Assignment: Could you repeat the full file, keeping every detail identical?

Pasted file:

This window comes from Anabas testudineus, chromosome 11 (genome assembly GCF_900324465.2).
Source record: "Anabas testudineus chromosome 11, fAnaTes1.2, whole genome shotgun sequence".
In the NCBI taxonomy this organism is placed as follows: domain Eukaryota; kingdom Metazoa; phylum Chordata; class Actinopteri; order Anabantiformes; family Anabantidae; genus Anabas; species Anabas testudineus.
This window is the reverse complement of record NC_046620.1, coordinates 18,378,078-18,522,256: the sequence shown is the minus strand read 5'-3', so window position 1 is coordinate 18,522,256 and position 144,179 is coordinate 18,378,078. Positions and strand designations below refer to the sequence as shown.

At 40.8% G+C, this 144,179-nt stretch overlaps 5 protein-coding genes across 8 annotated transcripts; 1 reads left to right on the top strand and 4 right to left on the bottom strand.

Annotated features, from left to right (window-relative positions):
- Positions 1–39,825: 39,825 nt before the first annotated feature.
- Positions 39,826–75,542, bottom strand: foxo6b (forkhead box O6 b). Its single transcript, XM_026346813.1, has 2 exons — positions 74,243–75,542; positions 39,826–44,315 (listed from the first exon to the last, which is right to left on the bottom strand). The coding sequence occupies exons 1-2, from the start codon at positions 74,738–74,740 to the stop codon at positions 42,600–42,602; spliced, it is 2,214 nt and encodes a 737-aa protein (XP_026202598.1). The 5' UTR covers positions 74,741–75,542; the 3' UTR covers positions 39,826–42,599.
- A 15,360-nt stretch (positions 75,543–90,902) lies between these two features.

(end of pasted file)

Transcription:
This window comes from Anabas testudineus, chromosome 11 (genome assembly GCF_900324465.2).
Source record: "Anabas testudineus chromosome 11, fAnaTes1.2, whole genome shotgun sequence".
In the NCBI taxonomy this organism is placed as follows: domain Eukaryota; kingdom Metazoa; phylum Chordata; class Actinopteri; order Anabantiformes; family Anabantidae; genus Anabas; species Anabas testudineus.
This window is the reverse complement of record NC_046620.1, coordinates 18,378,078-18,522,256: the sequence shown is the minus strand read 5'-3', so window position 1 is coordinate 18,522,256 and position 144,179 is coordinate 18,378,078. Positions and strand designations below refer to the sequence as shown.

At 40.8% G+C, this 144,179-nt stretch overlaps 5 protein-coding genes across 8 annotated transcripts; 1 reads left to right on the top strand and 4 right to left on the bottom strand.

Annotated features, from left to right (window-relative positions):
- Positions 1–39,825: 39,825 nt before the first annotated feature.
- Positions 39,826–75,542, bottom strand: foxo6b (forkhead box O6 b). Its single transcript, XM_026346813.1, has 2 exons — positions 74,243–75,542; positions 39,826–44,315 (listed from the first exon to the last, which is right to left on the bottom strand). The coding sequence occupies exons 1-2, from the start codon at positions 74,738–74,740 to the stop codon at positions 42,600–42,602; spliced, it is 2,214 nt and encodes a 737-aa protein (XP_026202598.1). The 5' UTR covers positions 74,741–75,542; the 3' UTR covers positions 39,826–42,599.
- A 15,360-nt stretch (positions 75,543–90,902) lies between these two features.